By Chris Rice, head of European equities at HSBC Asset Management The US economy remains the key ...
By Chris Rice, head of European equities at HSBC Asset Management
The US economy remains the key driver of global growth and the effect of massive monetary and fiscal loosening should enable the US economy to come out of recession somewhere around the second quarter of 2002. Any recovery in Euroland will probably be less pronounced than that in the US, as interest rate cuts have been less aggressive and the room for fiscal expansion is less as a result of the Maastricht deficit criteria.
However, with the exception of Germany, there is unlikely to be a technical recession in Europe and the data for the fourth quarter 2001 should be the weakest that we see from the region. The principal unknown factor in the first quarter of next year is the changeover to euro notes and coins. However, this is undoubtedly a springboard for further reform in the EU, as price transparency will increase.
Leaving the economics behind, we can start to look at the market and how portfolios can position themselves in 2002. Possibly the greatest single factor in assessing any given fund and whether it has outperformed over the last two years is whether or not the fund was overweight in value stocks. Any manager who was is likely to have outperformed. Any manager who prefers growth stocks would have had to get stockpicking absolutely spot on to beat the index.
Thus it is little surprise that the extreme outperformance of growth stocks up until March 2000 was savagely unwound until the market arrived at the other extreme. However, we do not expect this trend to suddenly return to its historic band and for the first half of 2002 at least, the principal sector decision is when to overweight cyclicals at the expense of defensives.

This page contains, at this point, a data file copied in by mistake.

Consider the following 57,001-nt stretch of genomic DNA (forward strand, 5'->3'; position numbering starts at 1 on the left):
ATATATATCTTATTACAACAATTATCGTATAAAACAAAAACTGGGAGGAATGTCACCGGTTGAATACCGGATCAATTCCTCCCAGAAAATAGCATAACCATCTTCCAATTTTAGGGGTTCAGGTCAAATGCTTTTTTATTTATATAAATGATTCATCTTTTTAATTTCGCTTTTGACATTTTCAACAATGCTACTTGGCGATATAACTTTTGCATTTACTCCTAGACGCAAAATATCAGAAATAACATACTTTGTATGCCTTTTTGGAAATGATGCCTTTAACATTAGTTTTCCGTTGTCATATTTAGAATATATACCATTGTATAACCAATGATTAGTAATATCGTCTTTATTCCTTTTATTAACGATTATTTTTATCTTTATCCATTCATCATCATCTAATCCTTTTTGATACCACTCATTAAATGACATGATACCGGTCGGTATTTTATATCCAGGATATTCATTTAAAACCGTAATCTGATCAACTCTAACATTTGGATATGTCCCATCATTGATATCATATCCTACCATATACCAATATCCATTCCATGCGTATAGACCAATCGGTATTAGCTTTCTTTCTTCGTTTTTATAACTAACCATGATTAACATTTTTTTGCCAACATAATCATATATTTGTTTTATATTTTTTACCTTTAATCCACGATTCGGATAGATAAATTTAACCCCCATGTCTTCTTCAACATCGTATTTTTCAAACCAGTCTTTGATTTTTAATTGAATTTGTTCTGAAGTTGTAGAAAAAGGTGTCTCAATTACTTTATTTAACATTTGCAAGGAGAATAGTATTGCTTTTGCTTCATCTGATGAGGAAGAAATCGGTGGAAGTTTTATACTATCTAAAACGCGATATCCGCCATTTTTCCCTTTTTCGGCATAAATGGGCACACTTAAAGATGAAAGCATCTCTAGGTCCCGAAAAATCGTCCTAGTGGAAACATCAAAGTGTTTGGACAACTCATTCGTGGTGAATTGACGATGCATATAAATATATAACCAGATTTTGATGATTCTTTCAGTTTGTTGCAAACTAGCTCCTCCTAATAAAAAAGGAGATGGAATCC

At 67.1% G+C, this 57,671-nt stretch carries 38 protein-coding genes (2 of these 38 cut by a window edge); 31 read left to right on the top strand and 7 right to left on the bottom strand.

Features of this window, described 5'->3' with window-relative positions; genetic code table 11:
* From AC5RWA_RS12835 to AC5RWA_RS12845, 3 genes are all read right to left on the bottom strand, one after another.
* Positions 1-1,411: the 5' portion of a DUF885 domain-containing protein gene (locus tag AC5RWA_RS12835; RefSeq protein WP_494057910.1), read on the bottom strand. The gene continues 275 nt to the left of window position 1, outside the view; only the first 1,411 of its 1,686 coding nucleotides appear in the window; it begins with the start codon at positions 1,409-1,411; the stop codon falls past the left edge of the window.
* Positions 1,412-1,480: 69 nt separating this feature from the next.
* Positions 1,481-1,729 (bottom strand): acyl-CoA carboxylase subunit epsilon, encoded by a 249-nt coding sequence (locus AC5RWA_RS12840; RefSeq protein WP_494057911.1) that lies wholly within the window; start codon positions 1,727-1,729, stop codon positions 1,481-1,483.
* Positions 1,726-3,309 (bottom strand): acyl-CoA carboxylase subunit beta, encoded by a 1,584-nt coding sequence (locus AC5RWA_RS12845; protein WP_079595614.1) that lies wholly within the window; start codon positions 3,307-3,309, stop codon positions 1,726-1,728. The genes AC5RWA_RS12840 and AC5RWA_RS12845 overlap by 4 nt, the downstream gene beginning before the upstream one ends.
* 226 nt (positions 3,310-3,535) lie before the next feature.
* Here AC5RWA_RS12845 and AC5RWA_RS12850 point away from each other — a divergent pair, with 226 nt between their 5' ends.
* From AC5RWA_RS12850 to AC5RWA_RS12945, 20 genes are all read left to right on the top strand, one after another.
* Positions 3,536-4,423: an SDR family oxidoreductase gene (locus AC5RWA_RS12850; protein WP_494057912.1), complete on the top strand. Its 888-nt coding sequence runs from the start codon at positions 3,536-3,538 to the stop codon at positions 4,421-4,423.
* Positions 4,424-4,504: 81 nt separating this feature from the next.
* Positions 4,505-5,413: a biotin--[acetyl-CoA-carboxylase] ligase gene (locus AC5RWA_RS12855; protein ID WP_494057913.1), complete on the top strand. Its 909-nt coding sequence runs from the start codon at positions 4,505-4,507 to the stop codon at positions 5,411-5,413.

Historically, when signs of recovery become apparent, cyclicals will outperform the market materially, with much of the outperformance in the initial surge. So is the stage set for European cyclicals to repeat this trend?
The key sign that we will be looking at is the monthly US NAPM. It may seem strange to watch a US survey for signs of a European recovery, but there is a direct historical link. A trough was quite clearly forming in the US data up to the terrorist attacks in September, and although these understandably knocked confidence, it now appears that the US has formed a double bottom that we should see replicated in Europe by mid-2002. We believe 2002 will provide a number of challenges for active managers. While stock selection is always important, as expectations change, funds must be positioned in the right areas if they are to outperform both the market and peer group. At HSBC we describe this as business cycle investing ' looking at the areas of the market that will benefit from prevailing conditions and positioning funds accordingly.
With the high levels of volatility, the last year was one for either defensives or special situations type funds. With 2002 showing signs of a co-ordinated global recovery, sector and style positioning will prove just as important as stock selection when these inflection points arrive. With a large proportion of the market in economically sensitive areas, Europe should outperform many global equity markets this year.
Unlikely to be technical recession in Europe.
Economically sensitive stocks to outperform.
Euroland recovery less pronounced than in US.
Unlikely nature of euro changeover.
High levels of volatility in evidence.
Germany is now in recession.
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